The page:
NEW YORK (Reuters) - A former U.S. Military Academy cadet who said she was raped at West Point cannot pursue a lawsuit accusing senior Army officers of knowingly creating and tolerating a sexually hostile environment toward women there, a divided federal appeals court ruled.
Federal judges should not decide claims such as the equal protection claim raised by the former cadet, known as Jane Doe, because it would require them to oversee a wide range of military functions, the 2nd U.S. Circuit Court of Appeals in Manhattan concluded.
Wednesday’s 2-1 decision reversed a lower court ruling.
The majority said that because Doe suffered her injuries in connection with her military service, she could not seek damages from Lieutenant General Franklin Lee Hagenbeck and Brigadier General William Rapp, respectively West Point’s superintendent and commandant of cadets during her enrollment.
“Civilian courts are ill-equipped to second-guess military decisions regarding basic choices about the discipline, supervision and control of service members,” Circuit Judge Debra Ann Livingston wrote for the majority.
Circuit Judge Denny Chin dissented, saying Doe was “simply a student” at a “quintessentially” educational institution when the alleged pervasive sexual harassment occurred.
He said Doe’s injuries were “incident” to her being a student rather than to her military service, and that she should be allowed to pursue her equal protection claim.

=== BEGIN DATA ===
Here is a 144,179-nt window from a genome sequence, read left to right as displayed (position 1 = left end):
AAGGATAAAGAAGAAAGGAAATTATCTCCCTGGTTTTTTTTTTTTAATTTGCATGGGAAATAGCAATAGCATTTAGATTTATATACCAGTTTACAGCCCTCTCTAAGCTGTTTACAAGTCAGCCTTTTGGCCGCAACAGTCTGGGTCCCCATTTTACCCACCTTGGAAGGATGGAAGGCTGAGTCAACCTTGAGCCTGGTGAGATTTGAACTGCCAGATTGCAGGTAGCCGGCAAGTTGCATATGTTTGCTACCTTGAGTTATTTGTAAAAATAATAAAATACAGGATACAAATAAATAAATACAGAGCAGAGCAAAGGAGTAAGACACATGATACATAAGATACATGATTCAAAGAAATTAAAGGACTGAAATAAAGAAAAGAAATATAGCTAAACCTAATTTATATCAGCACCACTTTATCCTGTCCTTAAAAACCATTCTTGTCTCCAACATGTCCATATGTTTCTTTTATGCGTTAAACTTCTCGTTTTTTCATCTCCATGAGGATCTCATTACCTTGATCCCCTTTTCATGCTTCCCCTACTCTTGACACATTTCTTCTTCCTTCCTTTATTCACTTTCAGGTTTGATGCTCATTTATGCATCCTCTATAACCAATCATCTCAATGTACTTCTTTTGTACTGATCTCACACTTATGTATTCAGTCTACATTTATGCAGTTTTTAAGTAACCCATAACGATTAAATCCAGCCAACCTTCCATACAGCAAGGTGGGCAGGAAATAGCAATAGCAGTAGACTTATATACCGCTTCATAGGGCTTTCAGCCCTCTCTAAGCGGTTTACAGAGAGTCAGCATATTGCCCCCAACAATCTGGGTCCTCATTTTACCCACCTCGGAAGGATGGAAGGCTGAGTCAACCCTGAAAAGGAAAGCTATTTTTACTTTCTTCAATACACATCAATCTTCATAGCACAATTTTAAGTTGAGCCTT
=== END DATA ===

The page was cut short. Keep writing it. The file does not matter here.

Doe is “very disappointed with this decision” and reviewing her legal options, according to Alyssa Peterson, a student at Yale Law School who works at the school’s Veterans Legal Services Clinic, which represented the former cadet.
The decision “fails to value students’ rights to an education free from sexual violence,” Peterson said in an interview. “Ms. Doe experienced discrimination while she was a student, not on any battlefield.”
Hagenbeck and Rapp were represented by the U.S. Attorney’s office in Manhattan, which declined to comment. A spokeswoman for West Point declined immediate comment.
Doe, a 2008 high school graduate, resigned from West Point and was honorably discharged in August 2010, three months after the alleged rape. She later graduated from a four-year civilian college.
The lawsuit began in 2013, a year the Pentagon faced several sex-related scandals. It has since taken steps to curb improper sexual conduct in the military.
Wednesday’s decision overturned an April 2015 ruling by U.S. District Judge Alvin Hellerstein in Manhattan.
The case is Doe v Hagenbeck, 2nd U.S. Circuit Court of Appeals, No. 15-1890.
Editing by Jeffrey Benkoe and David Gregorio